This week it actually felt like winter with snow included. It's a bit more challenging when you have to drive a stroller in snow packed parking lots to get to therapy. They really should come with optional snow tires for parents like me. I'm not sure which is more challenging holding and carrying both an arching toddler and stroller to a doorway, or just trying to force a stroller with a child in it through the snow. I imagine the same is true for wheelchairs, they don't come any better equipped for the weather.
Noah had a good pool therapy session, he wasn't able to hold the swim sticks this time more than just seconds, but he was happy and allowed us to wash his hair and give him a shower without complaint. His therapist holds him on her lap while I do the washing and the rinsing. Noah will always be a multiple hands job for things like that. It was nice to just sit and watch Noah at therapy be so relaxed. Even if it was just for an hour. It gave me time to relax a bit too. I just sat there with my feet dangling in the water, feeling the sun come in and offer peaceful reflections against the pool water. I don't get many moments like that. For a moment it felt like a kiss from God. A teeny tiny moment of reassurance that we'll be okay.
And it's always so nice to talk to all of Noah's therapists. They each bring to the table wonderful ideas, things to try, goals for me to work on at home. I had seen a poster posted to the therapy doors up prior to the holidays about a little boy that they were doing a fundraiser for that had fallen in the pool and was a near drown. He was on my mind for sometime. I asked how he was doing, and the therapist explained he passed away and didn't make it. It's amazing how you can be heartbroken for a family you don't know and will never meet. But I was. You just root for all of them. Every single struggle out there, you feel pain as if it were your own. You genuinely find yourself caring in ways so intensely that you want to take all the pain away that exists for any parent in the entire world. Sometimes you feel as a special needs parent you are very much fighting an uphill battle. You convince yourself with time that it will get easier, but I can't say that after two years things have gotten any easier.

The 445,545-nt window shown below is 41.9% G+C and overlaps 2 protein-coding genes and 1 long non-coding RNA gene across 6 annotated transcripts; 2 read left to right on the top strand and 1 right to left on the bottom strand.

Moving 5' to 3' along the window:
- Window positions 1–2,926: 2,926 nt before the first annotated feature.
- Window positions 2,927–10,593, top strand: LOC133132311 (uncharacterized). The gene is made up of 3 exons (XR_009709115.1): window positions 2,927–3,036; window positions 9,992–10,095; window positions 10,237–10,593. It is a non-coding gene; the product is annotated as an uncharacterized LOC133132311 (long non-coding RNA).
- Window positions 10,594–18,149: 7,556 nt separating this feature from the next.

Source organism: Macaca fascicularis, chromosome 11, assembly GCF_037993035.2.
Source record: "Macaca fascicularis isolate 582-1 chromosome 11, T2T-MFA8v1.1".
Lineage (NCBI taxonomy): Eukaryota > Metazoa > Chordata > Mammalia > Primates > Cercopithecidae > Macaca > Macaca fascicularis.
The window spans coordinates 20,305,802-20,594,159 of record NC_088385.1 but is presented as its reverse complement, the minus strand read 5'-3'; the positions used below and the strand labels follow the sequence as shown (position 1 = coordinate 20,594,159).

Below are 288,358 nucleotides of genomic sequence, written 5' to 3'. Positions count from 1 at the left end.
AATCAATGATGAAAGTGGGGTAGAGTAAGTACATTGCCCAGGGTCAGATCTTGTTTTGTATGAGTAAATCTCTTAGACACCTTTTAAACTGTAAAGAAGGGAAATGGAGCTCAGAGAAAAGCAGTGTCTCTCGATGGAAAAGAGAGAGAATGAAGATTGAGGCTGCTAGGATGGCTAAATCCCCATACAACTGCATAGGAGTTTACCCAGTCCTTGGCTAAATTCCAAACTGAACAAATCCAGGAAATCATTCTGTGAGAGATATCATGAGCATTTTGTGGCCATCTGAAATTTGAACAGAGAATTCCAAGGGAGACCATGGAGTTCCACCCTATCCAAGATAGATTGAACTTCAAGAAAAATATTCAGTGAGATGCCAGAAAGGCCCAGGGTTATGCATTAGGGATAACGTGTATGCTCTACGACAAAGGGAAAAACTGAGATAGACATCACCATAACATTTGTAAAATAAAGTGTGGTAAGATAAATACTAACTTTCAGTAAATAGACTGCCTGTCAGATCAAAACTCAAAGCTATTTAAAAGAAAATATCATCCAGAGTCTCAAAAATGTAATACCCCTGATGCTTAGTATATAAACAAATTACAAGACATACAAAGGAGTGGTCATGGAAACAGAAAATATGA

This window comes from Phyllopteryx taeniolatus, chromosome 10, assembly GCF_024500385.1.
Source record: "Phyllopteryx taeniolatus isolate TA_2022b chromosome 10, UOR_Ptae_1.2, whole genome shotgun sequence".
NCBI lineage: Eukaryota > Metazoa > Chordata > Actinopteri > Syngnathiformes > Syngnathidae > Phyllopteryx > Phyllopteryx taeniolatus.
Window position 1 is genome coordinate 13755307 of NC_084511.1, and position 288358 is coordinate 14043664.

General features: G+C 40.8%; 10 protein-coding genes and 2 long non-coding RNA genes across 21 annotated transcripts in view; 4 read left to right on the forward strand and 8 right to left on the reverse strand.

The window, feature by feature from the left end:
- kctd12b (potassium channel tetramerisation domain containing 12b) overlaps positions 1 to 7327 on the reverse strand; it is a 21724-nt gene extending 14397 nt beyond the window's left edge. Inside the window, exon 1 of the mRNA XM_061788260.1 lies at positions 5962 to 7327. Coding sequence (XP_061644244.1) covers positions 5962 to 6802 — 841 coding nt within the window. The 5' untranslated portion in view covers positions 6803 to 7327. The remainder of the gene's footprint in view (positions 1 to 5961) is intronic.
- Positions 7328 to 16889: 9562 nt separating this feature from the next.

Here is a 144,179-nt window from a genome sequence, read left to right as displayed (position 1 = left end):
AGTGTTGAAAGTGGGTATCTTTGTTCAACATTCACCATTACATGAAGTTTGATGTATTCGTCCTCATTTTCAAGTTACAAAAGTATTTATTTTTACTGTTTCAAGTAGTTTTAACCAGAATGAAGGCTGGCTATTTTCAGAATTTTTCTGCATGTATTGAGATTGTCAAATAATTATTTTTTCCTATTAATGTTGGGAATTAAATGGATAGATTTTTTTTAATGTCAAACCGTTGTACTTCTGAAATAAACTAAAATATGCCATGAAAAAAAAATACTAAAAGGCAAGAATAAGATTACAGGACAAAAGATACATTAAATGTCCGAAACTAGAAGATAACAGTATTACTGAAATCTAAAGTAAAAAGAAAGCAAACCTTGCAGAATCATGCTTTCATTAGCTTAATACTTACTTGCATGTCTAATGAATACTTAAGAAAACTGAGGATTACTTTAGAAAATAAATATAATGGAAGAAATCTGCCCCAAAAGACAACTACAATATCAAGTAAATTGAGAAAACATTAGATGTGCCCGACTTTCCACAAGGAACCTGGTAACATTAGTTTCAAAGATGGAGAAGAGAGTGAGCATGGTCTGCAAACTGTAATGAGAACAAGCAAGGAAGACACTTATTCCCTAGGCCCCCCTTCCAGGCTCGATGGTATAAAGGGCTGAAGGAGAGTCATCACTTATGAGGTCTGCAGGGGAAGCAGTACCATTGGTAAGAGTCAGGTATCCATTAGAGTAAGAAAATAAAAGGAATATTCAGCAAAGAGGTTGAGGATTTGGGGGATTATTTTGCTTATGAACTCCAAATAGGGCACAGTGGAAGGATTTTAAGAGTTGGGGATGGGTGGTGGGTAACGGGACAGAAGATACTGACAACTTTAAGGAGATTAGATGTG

Even last night I'm dreaming I heard the words mama. Just like dreams before of watching Noah walk and run, I want them to formulate into reality. I want them to jump out of my dreams and become real. But they don't. Teasers as I sleep for something I crave and cannot have.
My older brother brought over a wagon for Noah a few weeks ago. It's still sitting in the garage and I pass it every time I load Noah into the car. I wish I could put Noah in it, but I can't. He won't sit safely. I think about how I can rig it, to make it so Noah could be more like other children. Could I build something, sew something - make a gadget so he too could enjoy a red wagon. My brother said I could sell it in a garage sale if it wouldn't work, but I can't seem to really put it in the garage sale pile - maybe because it represents something I truly want for Noah and can't have. I never did seriously explore the Radio Flyer's Comfort Embrace Wagon, I knew the cost was out of bounds and although I know it has a five-point-harness I wasn't sure how long Noah would be able to fit into it. Yet Noah probably doesn't even care that he can't sit in a wagon, he doesn't even know the difference. I found this quote in a book the other day and it really does speak volumes. Although I still desire so many things for Noah, we have been blessed with that we did once only hope and pray for.
"Do not spoil what you have by desiring what you have not; remember that what you have now was once among the things you only hoped for."
Noah's Miracle by Stacy Warden is licensed under a Creative Commons Attribution-Noncommercial-No Derivative Works 3.0 United States License.